Tuesday, 19 February 2013

Questions (709)

David Stanton


709. Deputy David Stanton asked the Minister for Health if he recognises autism as a specific condition which requires specific supports; and if he will make a statement on the matter. [8404/13]

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Written answers (Question to Health)

Autism is a disability that affects the normal development of the brain in areas of social interaction and communication. It is described as a spectrum disorder that can have a varied presentation of characteristics ranging from mild to severe. The first signs of autism may appear as developmental delay before the age of 3. Many individuals with autism due to the complexity of their presentation may have a primary diagnosis of intellectual disability or mental health co-morbidity.

As the Deputy will be aware, current Government policy advocates a mainstreaming approach to the provision of services and supports for people with disabilities including those with autism, whereby people with disabilities have access to the same services as the general population, and in addition receive the appropriate supports and interventions to address individual needs.

The HSE completed a review of the autism services provided by the health sector for both children and adults with autism in 2012. Its National Review of Autism Services: Past, Present and Way Forward Report, reviews and identifies appropriate pathways of care for individuals with autism, given the existing diverse system of delivering services and varied approaches across the health sector. It recommends a move to a more consistent model of service delivery in line with the Government’s mainstreaming policy of equal access for people with a disability to the appropriate service for their individual needs. It also recommends a reconfiguration of existing service provision, with access at the appropriate level, depending on need, through the primary care system, school age teams, and specialist intervention services as appropriate. It endorses the reorganisation of services for children and young people under the Progressing Disabilities Services for Children and Young People (0-18s) Programme.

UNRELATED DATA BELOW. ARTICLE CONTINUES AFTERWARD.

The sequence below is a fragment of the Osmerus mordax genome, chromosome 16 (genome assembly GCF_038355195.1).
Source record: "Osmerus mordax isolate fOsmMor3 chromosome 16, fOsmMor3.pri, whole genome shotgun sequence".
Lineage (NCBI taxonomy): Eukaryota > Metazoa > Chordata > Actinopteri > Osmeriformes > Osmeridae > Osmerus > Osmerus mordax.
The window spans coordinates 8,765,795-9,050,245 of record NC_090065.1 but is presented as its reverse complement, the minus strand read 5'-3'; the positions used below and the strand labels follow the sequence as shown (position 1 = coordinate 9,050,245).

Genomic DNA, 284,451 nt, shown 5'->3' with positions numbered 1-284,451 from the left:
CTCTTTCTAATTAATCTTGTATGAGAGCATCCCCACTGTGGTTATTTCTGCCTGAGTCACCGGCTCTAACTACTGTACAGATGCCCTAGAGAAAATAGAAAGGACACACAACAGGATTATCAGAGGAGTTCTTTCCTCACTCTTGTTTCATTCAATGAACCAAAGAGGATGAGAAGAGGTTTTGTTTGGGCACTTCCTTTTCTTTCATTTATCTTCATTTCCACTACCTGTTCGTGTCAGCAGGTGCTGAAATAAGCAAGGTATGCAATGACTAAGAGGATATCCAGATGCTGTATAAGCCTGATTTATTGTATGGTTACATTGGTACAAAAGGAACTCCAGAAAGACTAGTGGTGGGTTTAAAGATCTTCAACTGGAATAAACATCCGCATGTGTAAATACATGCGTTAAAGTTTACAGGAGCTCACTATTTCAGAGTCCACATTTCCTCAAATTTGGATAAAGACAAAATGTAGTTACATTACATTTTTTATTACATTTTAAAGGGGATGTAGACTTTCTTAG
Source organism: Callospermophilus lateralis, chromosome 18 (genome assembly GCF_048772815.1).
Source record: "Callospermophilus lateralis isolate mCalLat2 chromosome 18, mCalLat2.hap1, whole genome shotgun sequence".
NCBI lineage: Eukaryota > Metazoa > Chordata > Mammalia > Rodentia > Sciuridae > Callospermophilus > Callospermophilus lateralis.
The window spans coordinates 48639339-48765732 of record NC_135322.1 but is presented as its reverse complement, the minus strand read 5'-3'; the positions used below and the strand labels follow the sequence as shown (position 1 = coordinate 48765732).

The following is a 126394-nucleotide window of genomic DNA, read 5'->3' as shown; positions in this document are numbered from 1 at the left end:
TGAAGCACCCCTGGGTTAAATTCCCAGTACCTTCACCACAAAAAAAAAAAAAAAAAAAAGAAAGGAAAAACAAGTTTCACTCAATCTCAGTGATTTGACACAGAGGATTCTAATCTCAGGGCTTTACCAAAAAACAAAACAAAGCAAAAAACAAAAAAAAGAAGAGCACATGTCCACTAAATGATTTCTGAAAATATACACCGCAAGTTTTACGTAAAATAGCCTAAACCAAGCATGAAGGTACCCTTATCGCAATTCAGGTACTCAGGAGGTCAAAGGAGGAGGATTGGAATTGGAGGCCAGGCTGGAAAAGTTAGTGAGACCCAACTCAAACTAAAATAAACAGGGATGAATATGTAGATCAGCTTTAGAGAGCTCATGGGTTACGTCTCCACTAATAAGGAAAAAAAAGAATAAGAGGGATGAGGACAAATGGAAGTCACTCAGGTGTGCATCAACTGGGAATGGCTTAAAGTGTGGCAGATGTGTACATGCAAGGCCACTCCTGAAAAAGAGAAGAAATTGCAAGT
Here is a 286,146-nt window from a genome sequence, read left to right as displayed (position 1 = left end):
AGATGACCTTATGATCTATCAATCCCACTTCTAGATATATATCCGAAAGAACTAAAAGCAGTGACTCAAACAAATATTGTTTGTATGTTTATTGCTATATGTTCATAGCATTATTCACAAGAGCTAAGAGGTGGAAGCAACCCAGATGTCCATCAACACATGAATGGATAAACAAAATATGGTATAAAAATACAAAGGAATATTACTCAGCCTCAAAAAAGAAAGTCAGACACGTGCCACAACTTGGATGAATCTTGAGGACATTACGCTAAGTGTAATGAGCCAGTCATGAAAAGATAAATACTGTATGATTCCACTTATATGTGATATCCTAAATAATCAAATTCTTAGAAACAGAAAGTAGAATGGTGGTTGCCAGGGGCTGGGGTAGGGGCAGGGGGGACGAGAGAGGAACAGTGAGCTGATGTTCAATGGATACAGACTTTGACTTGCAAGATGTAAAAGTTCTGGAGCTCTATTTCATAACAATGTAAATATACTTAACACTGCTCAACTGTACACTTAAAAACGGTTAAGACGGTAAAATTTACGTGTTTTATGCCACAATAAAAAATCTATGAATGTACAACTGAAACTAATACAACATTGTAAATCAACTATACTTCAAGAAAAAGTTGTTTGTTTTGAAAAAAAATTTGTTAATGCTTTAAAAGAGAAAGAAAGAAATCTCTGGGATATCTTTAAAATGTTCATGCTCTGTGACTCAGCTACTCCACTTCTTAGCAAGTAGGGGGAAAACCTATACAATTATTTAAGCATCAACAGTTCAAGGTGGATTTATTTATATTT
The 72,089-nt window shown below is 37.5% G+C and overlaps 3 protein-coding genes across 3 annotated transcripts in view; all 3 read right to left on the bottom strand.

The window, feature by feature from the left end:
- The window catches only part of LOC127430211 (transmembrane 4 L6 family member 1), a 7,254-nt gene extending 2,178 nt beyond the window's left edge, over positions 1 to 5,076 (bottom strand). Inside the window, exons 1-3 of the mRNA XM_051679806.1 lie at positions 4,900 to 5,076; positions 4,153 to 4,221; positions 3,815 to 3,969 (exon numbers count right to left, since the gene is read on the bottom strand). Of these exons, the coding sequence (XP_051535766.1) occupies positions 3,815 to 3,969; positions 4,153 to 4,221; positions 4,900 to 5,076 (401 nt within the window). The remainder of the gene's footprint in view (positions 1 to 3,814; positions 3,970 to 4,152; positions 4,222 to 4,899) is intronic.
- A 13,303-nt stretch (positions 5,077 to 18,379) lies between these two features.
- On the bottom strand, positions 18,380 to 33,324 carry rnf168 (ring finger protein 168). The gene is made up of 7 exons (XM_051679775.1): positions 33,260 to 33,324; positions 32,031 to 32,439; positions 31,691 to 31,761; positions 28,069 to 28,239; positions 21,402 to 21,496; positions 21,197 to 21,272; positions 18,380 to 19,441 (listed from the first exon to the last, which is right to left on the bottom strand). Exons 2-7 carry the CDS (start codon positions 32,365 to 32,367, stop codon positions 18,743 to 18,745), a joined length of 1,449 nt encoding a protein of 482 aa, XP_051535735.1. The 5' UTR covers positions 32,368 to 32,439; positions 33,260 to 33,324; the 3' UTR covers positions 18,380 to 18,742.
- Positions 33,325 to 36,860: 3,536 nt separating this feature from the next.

This Programme, established since 2010, aims to achieve a national unified approach to delivering disability health services, so that there is a clear pathway for all children to the services they need regardless of where they live, what school they go to or the nature of their disability or developmental delay. The Programme is rolling out at national, regional and local level and involves representatives from the health and education sectors, statutory and non-statutory service providers and parents working together to see how current services can best be re-organised. Implementation of the Programme will have a positive impact on the provision of clinical services for all children, including those with autism, who require access to health related supports.

The National Review of Autism Services Report will be implemented, within existing resources and taking account of the need for greater efficiency and effectiveness in the current climate, and within the context of parallel initiatives including the Value for Money and Policy Review of Disability Services published in July 2012 and the Progressing Disability Services for Children and Young People (0-18) Programme.